Jun 7 2011 2:37pm
Please enjoy this new original story by Melinda M. Snodgrass from Fort Freak, the newest anthology in George R.R. Martin’s long-running Wild Cards series, out June 21 from Tor Books.
I FIND THE FIRST day of anything tough—ﬁrst day of school, ﬁrst day of camp, ﬁrst day of the year. My tendency is to view the unknown future more with trepidation than joy. And now I could add to that list the ﬁrst day of work.
As I walked toward New York’s 5th precinct, a hot, muggy wind off the East River sent trash scurrying down the gutters and wafted to me the scent of garbage rotting in black plastic sacks awaiting pickup. Abandoning me, the wind raced on to seize the American ﬂag on the front of the station house, gripped it, and set it twisting and snapping like a maddened whip.
The four-story building that housed law enforcement for the part of New York City known as Jokertown was pale stone and it came right up to the edge of the sidewalk. There were a handful of parking spaces out front, but they were ﬁlled, and it made me glad I hadn’t bothered to bring down my car from Saratoga. To either side of the precinct rose two redbrick buildings that were both taller and wider; it left the cop shop looking like a short guy squeezed between burly longshoremen.
I held my hat against a particularly strong gust of wind and picked up the pace. Not just because I wanted out of the heat, but because I wanted to be early. I opened the door, then paused for one brief moment to savor the moment. My dad had worked here. Been captain of this precinct. Died at his desk on a particularly chaotic Wild Card Day that is now in the history books. I had never known John Francis Xavier Black. He died four months before I was born, but his picture is everywhere in my mother’s house upstate, and I’d heard the stories from one of his detectives, Sam Altobelli. And now I was about to walk in his footsteps.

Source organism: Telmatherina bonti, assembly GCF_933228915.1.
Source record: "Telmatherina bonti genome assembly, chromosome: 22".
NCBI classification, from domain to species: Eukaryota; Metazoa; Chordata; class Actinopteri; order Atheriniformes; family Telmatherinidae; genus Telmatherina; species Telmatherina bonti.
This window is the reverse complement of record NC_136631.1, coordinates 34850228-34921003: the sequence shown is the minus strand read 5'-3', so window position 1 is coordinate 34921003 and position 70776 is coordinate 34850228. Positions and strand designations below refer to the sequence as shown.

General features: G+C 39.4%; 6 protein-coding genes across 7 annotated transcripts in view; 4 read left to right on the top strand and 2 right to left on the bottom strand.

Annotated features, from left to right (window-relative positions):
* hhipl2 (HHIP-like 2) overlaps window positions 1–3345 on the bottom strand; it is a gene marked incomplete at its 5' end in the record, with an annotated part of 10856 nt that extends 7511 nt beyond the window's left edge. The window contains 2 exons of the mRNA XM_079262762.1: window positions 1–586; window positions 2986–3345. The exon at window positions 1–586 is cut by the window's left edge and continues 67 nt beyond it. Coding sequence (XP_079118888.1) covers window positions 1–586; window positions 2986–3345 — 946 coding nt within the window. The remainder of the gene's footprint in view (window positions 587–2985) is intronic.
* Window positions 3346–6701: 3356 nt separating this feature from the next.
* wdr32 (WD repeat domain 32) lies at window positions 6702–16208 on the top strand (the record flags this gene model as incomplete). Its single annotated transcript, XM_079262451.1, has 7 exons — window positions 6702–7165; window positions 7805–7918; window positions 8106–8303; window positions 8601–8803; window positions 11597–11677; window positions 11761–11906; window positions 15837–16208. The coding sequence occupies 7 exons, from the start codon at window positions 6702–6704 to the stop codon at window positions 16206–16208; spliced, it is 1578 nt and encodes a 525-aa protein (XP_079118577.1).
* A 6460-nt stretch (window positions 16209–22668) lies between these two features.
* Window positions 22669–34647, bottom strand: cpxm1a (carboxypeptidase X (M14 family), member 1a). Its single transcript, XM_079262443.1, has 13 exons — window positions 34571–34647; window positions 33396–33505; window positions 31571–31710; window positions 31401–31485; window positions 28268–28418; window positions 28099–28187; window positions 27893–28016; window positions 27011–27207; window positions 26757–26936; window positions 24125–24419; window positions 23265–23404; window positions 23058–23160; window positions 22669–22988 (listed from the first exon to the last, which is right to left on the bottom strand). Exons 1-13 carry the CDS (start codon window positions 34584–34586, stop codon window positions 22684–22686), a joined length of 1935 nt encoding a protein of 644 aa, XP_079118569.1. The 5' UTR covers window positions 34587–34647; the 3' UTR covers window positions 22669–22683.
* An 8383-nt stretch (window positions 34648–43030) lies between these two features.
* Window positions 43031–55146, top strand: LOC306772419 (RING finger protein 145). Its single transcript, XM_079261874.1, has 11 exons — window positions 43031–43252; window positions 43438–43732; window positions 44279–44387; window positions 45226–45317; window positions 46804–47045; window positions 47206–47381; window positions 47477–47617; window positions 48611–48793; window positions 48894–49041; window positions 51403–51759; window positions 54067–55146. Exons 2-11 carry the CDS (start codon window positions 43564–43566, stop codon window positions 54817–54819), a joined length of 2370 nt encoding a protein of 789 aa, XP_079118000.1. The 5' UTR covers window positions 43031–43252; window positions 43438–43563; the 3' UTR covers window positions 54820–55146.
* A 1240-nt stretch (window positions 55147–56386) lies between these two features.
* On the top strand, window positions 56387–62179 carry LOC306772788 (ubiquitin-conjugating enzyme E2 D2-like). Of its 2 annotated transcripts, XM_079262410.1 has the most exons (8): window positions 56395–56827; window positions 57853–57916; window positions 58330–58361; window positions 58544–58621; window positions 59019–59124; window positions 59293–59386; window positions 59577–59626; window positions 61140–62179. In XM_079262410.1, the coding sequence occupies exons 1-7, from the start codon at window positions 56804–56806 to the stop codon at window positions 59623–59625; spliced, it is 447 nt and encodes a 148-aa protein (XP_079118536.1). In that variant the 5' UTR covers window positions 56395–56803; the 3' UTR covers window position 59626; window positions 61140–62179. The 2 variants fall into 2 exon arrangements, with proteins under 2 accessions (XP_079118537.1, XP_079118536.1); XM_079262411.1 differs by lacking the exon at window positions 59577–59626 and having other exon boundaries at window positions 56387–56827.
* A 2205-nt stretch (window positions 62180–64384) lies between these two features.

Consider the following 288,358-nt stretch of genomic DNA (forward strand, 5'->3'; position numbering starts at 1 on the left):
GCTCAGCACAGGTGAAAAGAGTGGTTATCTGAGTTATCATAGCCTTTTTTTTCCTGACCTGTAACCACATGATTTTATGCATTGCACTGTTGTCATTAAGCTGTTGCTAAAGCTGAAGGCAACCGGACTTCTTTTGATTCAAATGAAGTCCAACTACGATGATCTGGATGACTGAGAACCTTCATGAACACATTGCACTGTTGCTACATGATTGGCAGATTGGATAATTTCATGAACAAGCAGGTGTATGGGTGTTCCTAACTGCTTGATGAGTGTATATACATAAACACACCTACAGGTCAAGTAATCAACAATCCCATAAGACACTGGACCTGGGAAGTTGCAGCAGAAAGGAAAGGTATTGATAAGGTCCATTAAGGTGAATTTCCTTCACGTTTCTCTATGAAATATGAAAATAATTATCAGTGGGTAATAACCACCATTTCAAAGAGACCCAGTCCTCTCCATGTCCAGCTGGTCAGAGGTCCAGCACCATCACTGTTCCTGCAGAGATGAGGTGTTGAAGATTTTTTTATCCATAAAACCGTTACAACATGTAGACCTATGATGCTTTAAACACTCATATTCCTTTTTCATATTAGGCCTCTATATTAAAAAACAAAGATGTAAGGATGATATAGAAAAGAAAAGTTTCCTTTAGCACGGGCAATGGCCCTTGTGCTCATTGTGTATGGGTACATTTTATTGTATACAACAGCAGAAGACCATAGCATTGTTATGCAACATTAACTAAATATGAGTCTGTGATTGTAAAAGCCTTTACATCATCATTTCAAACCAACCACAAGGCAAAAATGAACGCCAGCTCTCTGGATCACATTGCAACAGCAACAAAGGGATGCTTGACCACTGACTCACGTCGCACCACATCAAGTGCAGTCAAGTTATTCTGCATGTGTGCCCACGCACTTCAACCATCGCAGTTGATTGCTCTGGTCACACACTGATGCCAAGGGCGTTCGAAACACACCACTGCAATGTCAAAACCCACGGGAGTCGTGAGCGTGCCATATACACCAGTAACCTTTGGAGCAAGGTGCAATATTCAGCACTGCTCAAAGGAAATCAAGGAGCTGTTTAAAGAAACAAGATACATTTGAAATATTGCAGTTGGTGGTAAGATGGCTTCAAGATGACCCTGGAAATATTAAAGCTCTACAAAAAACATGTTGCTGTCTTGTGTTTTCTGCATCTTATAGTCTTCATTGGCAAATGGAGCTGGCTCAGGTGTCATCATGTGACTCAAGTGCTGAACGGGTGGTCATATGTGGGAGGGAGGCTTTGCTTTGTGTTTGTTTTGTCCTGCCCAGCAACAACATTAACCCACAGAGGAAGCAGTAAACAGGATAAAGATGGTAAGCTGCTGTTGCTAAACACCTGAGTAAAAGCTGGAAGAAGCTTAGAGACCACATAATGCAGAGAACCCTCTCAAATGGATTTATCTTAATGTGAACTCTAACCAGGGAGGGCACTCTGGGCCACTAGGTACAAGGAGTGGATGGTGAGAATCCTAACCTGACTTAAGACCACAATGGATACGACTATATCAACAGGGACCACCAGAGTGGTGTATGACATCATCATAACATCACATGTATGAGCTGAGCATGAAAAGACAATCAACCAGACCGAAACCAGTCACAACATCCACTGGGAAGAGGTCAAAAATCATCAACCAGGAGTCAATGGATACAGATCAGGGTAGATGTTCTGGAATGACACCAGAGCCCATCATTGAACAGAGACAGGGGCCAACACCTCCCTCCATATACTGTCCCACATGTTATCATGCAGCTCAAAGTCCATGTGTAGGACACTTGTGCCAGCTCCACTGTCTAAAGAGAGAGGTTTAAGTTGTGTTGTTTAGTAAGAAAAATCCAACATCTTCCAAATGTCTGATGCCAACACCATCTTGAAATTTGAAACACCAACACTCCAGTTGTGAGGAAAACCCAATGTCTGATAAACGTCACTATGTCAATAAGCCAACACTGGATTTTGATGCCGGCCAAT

Are you proud of me, Dad? I hope you’re wa—
I lost the rest of the thought and my hat when I was shoved violently from behind.
“Jesus fucking Christ, get out of the way.”
My hands and knees, rather than my face, met the stained linoleum ﬂoor, and I ﬂinched as a pair of size thirteen, thick-soled, metal-toed shoes stepped over me. I tried to regain my feet, but was knocked down again by the long scaled tail that dragged behind my assailant.
Regaining my feet, I tapped the broad shoulder. The back of his head was weirdly misshapen and scaled like the tail. “Excuse me,” I said.
“This time,” a deep baritone grunted back.
This time I closed my hand on one beefy bicep. “No, you owe me the apology.”
The man turned. I braced myself for what I would see, but I didn’t brace enough. I ended up taking a step back. What faced me was a dragon.
He was also a cop. The tail and the head had sort of distracted me from noticing the blue uniform. Great, I was about to start my ﬁrst day on the job in a ﬁght (hopefully verbal) with a fellow ofﬁ cer.
It was shift change, so the room was bustling. The desk sergeant stood up, and was patting the air in a soothing gesture. Moving his arms caused his drooping and faded brown batwings to jerk too, but he wasn’t exactly leaping or ﬂying to my aid. The night-shift cops, now in civvies, paused in their rush for the door. It might be the end to their “day,” but a fight was always worth a delay.
Day-shift cops were pushing in behind me. One of them—a man with a shock of orange-red hair, the red-veined nose of a drinker, and a missing ear—slapped the dragon man on the shoulder and said, “Kick the rook’s ass, Puff.”
So much for the verbal thing. Maybe I could take him if I fought dirty. I glanced from the grinning razorlike teeth to the clawed hands that were clenching and ﬂexing in preparation, and I had the feeling that he knew more about dirty ﬁghting than I could ever hope to learn.
“Guys, guys, what’s going on?” came a basso rumble from behind me.
I risked a glance and found myself staring at a horror. He had to be pushing seven feet tall, with a wolf’s snout, bear claws at the end of arms so long they dragged the ground, and bull horns thrusting out of the forehead. And fur.
I was starting to feel like a minnow in a shark pool.
“Dumb-ass was standing in the door blockin’ the way,” my nemesis growled. “I thought he needed a lesson in manners, and now he thinks I oughta apologize.”
I found myself gripped in a one-armed man-hug by the furry, horned, giant muppet-thing. “Hey, give the kid a break. He was probably just get-tin’ his bearings.” He gave me a little shake. “Right?”
I looked up and realized the brown eyes on either side of the snout and fangs were warm and very kind. I nodded; it was as good an explanation as any, and it might keep a bad situation from turning into complete shit.